Tom Friedman's Taxing Obsession

Over the years columnist Tom Friedman has written on the costs of the Iraq war, the federal deficit, the threat of global warming, and the uprisings in the Arab world, disparate problems that share a simple solution: A $1-a-gallon hike in the gas tax.
When all you have is a hammer, everything looks like a nail.

Over the last decade, Times columnist Tom Friedman has written on the costs of the Iraq war, the federal deficit, the threat of global warming, and the uprisings in the Arab world. In Friedman's view, all these problems have one simple solution: A $1-a-gallon hike in the gas tax.

In his Wednesday column, "If Not Now, When?" Friedman pushed the tax as having some tenuous connection to pushing democratic values in the Middle East:

No one is rooting harder for the democracy movements in the Arab world to succeed than I am. But even if things go well, this will be a long and rocky road. The smart thing for us to do right now is to impose a $1-a-gallon gasoline tax, to be phased in at 5 cents a month beginning in 2012, with all the money going to pay down the deficit. Legislating a higher energy price today that takes effect in the future, notes the Princeton economist Alan Blinder, would trigger a shift in buying and investment well before the tax kicks in. With one little gasoline tax, we can make ourselves more economically and strategically secure, help sell more Chevy Volts and free ourselves to openly push for democratic values in the Middle East without worrying anymore that it will harm our oil interests. Yes, it will mean higher gas prices, but prices are going up anyway, folks. Let's capture some it for ourselves.

The gas tax can also pay down the national deficit. From Friedman's September 20, 2009 column, "Real Men Tax Gas," which tried to portray the tax as the macho thing to do:

According to the energy economist Phil Verleger, a $1 tax on gasoline and diesel fuel would raise about $140 billion a year. If I had that money, I'd devote 45 cents of each dollar to pay down the deficit and satisfy the debt hawks, 45 cents to pay for new health care and 10 cents to cushion the burden of such a tax on the poor and on those who need to drive long distances.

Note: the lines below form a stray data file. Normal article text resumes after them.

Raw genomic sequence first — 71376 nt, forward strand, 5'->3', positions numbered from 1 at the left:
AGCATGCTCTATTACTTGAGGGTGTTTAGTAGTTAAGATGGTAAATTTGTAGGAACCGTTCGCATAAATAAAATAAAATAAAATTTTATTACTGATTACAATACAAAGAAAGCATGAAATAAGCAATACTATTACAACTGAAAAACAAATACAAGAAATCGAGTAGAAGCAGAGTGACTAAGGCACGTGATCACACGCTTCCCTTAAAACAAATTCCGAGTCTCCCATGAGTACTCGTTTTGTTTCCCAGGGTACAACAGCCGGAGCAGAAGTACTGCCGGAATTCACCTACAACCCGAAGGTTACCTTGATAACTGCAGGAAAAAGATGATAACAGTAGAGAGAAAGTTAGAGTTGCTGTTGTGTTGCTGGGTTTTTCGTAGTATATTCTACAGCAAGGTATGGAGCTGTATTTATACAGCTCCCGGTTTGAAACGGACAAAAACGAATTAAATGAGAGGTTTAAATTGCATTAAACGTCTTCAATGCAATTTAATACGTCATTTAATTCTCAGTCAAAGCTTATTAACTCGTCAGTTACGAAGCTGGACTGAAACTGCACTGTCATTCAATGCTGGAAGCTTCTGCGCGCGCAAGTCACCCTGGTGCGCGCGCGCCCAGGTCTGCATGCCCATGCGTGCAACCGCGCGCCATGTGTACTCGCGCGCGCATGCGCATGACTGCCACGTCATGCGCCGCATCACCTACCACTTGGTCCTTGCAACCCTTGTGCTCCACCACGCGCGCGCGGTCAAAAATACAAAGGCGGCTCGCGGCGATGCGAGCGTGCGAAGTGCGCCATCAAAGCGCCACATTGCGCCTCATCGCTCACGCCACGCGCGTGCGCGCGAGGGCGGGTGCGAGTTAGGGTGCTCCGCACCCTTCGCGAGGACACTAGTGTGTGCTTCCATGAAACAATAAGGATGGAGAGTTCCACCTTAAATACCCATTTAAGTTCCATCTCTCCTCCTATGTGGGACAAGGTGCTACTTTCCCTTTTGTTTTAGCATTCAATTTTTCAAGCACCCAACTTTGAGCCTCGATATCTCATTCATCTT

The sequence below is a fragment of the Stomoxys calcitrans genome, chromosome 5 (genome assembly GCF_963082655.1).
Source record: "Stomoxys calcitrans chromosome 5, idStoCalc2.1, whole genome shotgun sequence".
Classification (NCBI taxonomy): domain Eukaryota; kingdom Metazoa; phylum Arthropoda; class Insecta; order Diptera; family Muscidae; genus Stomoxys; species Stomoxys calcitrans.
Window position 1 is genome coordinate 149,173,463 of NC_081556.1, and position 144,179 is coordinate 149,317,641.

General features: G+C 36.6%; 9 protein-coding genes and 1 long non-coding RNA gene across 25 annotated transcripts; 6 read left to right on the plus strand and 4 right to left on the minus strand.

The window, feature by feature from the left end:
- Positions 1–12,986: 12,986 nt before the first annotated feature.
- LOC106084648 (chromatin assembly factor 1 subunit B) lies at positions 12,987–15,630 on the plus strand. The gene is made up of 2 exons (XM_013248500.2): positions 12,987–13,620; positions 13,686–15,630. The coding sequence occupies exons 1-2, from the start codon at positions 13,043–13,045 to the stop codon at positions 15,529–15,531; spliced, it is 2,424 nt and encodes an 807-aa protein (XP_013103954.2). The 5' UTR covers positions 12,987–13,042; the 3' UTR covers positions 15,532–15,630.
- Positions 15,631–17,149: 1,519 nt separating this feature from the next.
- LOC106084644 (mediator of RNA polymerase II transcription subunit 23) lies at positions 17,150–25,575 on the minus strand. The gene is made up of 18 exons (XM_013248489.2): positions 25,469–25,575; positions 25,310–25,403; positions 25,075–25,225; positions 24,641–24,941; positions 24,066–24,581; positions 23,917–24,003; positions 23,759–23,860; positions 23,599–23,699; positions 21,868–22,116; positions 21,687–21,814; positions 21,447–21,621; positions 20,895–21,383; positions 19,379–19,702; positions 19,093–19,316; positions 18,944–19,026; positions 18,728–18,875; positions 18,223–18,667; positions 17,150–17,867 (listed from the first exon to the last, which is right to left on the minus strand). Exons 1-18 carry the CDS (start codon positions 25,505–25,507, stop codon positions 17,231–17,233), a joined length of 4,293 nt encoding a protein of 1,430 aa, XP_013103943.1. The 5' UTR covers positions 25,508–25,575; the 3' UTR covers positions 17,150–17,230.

It can save the planet. From Friedman's June 3, 2007 column, "Our Green Bubble."

Yes, it is helpful that Mr. Bush expressed a desire last week to work with other nations to limit greenhouse gases. His bully pulpit matters. But no one will - or should - take him seriously unless his government first leads by example. What would that look like? It has to start with a clear, long-term price signal. That is, a carbon tax or gasoline tax - or a cap and trade system with a binding national ceiling on carbon dioxide emissions - which would set a price for dumping carbon into the atmosphere or driving a gas-guzzling car.

It can end our oil addiction. From Friedman's March 1, 2006 column, "Who's Afraid of a Gas Tax?"

My gut told me this was the case, but it's great to see it confirmed by the latest New York Times/CBS News poll: Americans not only know that our oil addiction is really bad for us, but they would be willing to accept a gasoline tax if some leader would just frame the stakes for the country the right way....The only real solution is raising our gasoline tax, which is a paltry 18.4 cents a gallon and has not been increased since 1993.

It could even rebuild Iraq. From Friedman's October 5, 2003 column "The Real Patriot Act."

There's all sorts of talk now about how to finance the $87 billion price tag for the reconstruction of Iraq. I say, let's make OPEC pay - indirectly. Let's have a $1 a gallon gasoline tax and call it the ''Patriot Tax.'' We could use the revenue it would raise - about $110 billion a year - to finance the entire reconstruction of Iraq, with plenty left for other good works.